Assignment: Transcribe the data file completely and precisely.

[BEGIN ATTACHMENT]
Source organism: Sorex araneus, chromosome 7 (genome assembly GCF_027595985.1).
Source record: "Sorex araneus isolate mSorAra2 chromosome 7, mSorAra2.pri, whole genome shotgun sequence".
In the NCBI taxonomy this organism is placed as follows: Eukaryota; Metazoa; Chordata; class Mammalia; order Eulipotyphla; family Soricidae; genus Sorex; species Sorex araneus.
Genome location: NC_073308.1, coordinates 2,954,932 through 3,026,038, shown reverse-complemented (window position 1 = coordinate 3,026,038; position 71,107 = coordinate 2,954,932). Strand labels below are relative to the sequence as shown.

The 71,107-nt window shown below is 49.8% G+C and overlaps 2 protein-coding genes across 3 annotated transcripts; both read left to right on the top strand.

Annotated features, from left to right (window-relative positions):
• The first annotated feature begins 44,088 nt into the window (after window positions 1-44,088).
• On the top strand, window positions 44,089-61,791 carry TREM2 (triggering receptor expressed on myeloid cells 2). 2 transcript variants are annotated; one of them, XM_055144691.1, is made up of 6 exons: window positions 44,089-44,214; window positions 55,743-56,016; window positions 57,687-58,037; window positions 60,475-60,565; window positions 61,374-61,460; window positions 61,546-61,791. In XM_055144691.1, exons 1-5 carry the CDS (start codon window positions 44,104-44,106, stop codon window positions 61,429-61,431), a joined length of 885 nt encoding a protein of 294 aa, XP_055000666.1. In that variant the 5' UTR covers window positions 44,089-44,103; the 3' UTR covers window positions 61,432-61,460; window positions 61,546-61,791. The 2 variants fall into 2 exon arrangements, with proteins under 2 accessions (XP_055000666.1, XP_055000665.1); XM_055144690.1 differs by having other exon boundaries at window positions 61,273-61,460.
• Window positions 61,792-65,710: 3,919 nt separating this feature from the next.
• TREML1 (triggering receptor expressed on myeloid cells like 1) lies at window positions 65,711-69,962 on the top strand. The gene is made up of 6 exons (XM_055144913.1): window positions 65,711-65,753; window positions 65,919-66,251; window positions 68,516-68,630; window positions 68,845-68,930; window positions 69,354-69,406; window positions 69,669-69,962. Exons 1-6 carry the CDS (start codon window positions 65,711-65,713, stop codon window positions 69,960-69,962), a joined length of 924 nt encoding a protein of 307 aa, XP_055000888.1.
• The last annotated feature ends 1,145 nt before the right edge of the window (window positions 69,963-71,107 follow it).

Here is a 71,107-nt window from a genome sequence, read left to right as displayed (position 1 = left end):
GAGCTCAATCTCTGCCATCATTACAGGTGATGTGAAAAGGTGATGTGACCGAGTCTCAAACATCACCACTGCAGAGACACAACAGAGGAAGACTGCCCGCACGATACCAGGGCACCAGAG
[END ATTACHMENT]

Source organism: Sorex araneus, chromosome 7 (genome assembly GCF_027595985.1).
Source record: "Sorex araneus isolate mSorAra2 chromosome 7, mSorAra2.pri, whole genome shotgun sequence".
In the NCBI taxonomy this organism is placed as follows: Eukaryota; Metazoa; Chordata; class Mammalia; order Eulipotyphla; family Soricidae; genus Sorex; species Sorex araneus.
Genome location: NC_073308.1, coordinates 2,954,932 through 3,026,038, shown reverse-complemented (window position 1 = coordinate 3,026,038; position 71,107 = coordinate 2,954,932). Strand labels below are relative to the sequence as shown.

The 71,107-nt window shown below is 49.8% G+C and overlaps 2 protein-coding genes across 3 annotated transcripts; both read left to right on the top strand.

Annotated features, from left to right (window-relative positions):
• The first annotated feature begins 44,088 nt into the window (after window positions 1-44,088).
• On the top strand, window positions 44,089-61,791 carry TREM2 (triggering receptor expressed on myeloid cells 2). 2 transcript variants are annotated; one of them, XM_055144691.1, is made up of 6 exons: window positions 44,089-44,214; window positions 55,743-56,016; window positions 57,687-58,037; window positions 60,475-60,565; window positions 61,374-61,460; window positions 61,546-61,791. In XM_055144691.1, exons 1-5 carry the CDS (start codon window positions 44,104-44,106, stop codon window positions 61,429-61,431), a joined length of 885 nt encoding a protein of 294 aa, XP_055000666.1. In that variant the 5' UTR covers window positions 44,089-44,103; the 3' UTR covers window positions 61,432-61,460; window positions 61,546-61,791. The 2 variants fall into 2 exon arrangements, with proteins under 2 accessions (XP_055000666.1, XP_055000665.1); XM_055144690.1 differs by having other exon boundaries at window positions 61,273-61,460.
• Window positions 61,792-65,710: 3,919 nt separating this feature from the next.
• TREML1 (triggering receptor expressed on myeloid cells like 1) lies at window positions 65,711-69,962 on the top strand. The gene is made up of 6 exons (XM_055144913.1): window positions 65,711-65,753; window positions 65,919-66,251; window positions 68,516-68,630; window positions 68,845-68,930; window positions 69,354-69,406; window positions 69,669-69,962. Exons 1-6 carry the CDS (start codon window positions 65,711-65,713, stop codon window positions 69,960-69,962), a joined length of 924 nt encoding a protein of 307 aa, XP_055000888.1.
• The last annotated feature ends 1,145 nt before the right edge of the window (window positions 69,963-71,107 follow it).

Here is a 71,107-nt window from a genome sequence, read left to right as displayed (position 1 = left end):
GAGCTCAATCTCTGCCATCATTACAGGTGATGTGAAAAGGTGATGTGACCGAGTCTCAAACATCACCACTGCAGAGACACAACAGAGGAAGACTGCCCGCACGATACCAGGGCACCAGAG